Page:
It seems like every day there are new headlines about what artificial intelligence can do. However, a new research partnership at the University of Texas at Austin is more interested how it works. The initiative between UT-Austin’s Good Systems program and the MITRE Corporation, a nonprofit focused on solving big social problems, will focus on ethics in AI research and innovation.
Kenneth R. Fleischmann, a professor in the School of Information at UT-Austin and the founding chair of Good Systems, spoke to Texas Standard about making sure AI technologies contribute to the common good.
This transcript has been edited lightly for clarity:
Texas Standard: Can you give us an overview of the kinds of questions that are going to drive the research at this new partnership?
Kenneth R. Fleischmann: So, in the work that we’re doing, we’re starting with a definitional question: What does it mean for AI-based systems to be good? And of course, it’s not as good in absolute terms, but good for whom and what circumstances. It’s really important to understand the context of how AI-based systems will be deployed in reality, then how we would actually evaluate the goodness of those systems, again from a stakeholder perspective. And then finally, how we can build AI-based systems that are good, that align with the needs and values of society.
Can you give us some examples of how AI will affect the day-to-day lives of regular people in the future?
There are many cases where not only are our lives impacted by AI, but we may not even be aware of them. So, anytime someone applies to a big box store, to work for that company, that application may be reviewed automatically by the AI-based system before it’s reviewed by humans. It might actually result in the application being rejected by a system before a human actually gets to see that application. Similar to that, there have been some pretty prominent stories in the news of, for example, delivery workers being fired based on algorithms that are automatically assessing their job performance, defining it as inefficient, but not necessarily factoring all the real-world situations, such as it’s hard to deliver a package to an apartment complex if the main office of the apartment complex hasn’t opened yet.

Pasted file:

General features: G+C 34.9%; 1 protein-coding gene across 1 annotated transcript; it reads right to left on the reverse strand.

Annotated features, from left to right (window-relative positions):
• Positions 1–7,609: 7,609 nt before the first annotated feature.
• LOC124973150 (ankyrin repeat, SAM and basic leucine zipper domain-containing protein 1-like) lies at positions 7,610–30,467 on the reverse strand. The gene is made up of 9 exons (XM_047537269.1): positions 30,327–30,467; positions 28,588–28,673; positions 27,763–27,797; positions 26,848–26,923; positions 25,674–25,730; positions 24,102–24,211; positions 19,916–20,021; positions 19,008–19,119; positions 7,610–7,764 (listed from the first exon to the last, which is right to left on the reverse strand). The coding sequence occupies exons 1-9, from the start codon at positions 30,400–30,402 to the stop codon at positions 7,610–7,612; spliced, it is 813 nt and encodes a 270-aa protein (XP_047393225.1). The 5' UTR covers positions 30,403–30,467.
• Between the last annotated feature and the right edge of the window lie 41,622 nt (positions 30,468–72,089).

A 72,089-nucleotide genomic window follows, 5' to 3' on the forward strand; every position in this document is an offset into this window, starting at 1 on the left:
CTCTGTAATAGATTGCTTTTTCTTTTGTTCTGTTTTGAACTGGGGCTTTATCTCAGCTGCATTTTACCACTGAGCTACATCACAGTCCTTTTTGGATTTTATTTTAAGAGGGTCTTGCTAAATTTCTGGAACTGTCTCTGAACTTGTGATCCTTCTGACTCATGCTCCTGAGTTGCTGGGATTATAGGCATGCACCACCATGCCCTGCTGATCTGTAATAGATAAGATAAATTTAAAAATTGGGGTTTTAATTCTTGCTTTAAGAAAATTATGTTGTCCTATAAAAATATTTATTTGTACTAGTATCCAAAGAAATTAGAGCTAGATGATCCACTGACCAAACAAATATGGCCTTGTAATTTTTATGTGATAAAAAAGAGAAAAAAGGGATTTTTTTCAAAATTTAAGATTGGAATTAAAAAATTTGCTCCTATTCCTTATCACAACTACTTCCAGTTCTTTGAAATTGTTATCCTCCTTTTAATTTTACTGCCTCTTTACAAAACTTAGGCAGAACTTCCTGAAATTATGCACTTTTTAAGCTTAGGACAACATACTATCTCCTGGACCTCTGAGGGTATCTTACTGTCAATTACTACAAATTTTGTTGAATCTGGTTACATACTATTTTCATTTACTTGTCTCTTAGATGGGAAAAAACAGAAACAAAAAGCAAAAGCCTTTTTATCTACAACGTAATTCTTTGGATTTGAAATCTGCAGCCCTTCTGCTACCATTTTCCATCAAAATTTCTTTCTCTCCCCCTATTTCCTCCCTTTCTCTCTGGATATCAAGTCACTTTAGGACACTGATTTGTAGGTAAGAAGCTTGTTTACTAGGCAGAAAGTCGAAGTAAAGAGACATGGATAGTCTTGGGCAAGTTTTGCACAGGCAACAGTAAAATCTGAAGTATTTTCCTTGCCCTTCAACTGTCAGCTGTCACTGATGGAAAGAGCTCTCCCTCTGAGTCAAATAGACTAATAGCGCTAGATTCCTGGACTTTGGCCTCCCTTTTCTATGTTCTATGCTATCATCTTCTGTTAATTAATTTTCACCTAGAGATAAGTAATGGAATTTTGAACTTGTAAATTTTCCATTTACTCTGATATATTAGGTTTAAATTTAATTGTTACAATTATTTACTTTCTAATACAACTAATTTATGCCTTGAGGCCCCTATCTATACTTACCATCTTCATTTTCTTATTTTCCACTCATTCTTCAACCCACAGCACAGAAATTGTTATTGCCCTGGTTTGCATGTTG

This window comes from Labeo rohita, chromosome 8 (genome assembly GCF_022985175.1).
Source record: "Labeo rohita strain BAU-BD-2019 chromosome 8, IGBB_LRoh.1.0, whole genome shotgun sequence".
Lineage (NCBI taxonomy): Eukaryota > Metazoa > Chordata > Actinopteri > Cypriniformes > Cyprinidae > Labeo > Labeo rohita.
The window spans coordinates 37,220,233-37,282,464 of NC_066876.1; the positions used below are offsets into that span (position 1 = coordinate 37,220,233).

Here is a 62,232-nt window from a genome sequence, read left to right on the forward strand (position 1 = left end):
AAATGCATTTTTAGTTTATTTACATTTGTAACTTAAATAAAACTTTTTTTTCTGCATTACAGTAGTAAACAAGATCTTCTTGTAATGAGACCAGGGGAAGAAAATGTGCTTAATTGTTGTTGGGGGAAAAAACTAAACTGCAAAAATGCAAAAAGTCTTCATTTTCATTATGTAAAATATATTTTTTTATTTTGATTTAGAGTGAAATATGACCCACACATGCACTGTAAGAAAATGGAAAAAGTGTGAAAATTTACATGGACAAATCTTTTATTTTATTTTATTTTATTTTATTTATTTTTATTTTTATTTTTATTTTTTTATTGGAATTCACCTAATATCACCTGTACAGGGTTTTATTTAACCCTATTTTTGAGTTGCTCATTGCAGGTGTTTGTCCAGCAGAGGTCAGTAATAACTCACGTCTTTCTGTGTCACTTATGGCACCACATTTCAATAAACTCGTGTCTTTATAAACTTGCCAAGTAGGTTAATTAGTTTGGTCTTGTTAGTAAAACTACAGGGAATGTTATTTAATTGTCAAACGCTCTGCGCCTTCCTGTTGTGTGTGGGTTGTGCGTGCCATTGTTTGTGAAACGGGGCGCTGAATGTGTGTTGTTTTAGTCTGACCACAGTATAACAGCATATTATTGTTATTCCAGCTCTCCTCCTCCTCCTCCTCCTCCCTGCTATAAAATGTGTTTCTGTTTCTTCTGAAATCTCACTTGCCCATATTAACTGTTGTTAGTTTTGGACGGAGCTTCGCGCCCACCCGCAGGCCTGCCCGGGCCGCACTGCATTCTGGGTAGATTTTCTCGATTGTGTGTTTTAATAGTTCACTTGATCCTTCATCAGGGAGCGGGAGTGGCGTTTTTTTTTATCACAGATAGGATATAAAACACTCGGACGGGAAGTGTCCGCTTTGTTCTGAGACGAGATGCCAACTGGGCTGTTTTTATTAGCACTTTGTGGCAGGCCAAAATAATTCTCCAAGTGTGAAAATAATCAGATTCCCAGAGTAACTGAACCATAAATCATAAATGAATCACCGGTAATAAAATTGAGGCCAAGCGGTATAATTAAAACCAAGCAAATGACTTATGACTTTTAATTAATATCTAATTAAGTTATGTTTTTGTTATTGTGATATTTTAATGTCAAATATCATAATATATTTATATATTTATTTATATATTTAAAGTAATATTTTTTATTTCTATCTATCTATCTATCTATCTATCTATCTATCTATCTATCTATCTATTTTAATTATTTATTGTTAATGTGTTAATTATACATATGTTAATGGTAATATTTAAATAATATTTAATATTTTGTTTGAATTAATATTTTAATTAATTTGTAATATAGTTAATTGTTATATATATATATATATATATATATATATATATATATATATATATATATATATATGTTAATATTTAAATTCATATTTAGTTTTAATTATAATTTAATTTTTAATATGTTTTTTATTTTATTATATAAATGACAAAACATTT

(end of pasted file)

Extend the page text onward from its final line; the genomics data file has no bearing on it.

A further issue is not only are these systems often inaccurate and often based on an incomplete understanding of the world, they’re often also based on a biased interpretation of understanding of the world. So, in many cases, these AI-based systems are trained on historical data, and that historical data is, in many cases, data that comes from a systemically racist and sexist society. And thus, the algorithms themselves may embed that racism and sexism and other forms of inequity into the predictions that they make. And so, this is a huge issue for society. If we’re not thoughtful and careful about how to address these inequities, we may be continuing the existing inequities or creating new ones.
How do you get those principles and best practices that are coming out of this research into the hands of people who are using this, like governments and people in the private sector?
In terms of the specific relationship with government, this has been a major focus of Good Systems. We’ve partnered with the World Economic Forum; we jointly hosted an event focusing on how governments can influence the design of AI-based systems through the process of purchasing decisions, like which AI-based systems to purchase or not purchase.
Definitely one of the hot-button items has been facial recognition systems. And so, some companies have made decisions to delay or cancel the deployment of these systems. And also, some governments have chosen to de-adopt facial recognition systems, given some of the biases that are embedded in them in many cases, as well as some of the problematic applications of those systems. So, those are some examples of how the purchasing power of government can have an impact and play a role.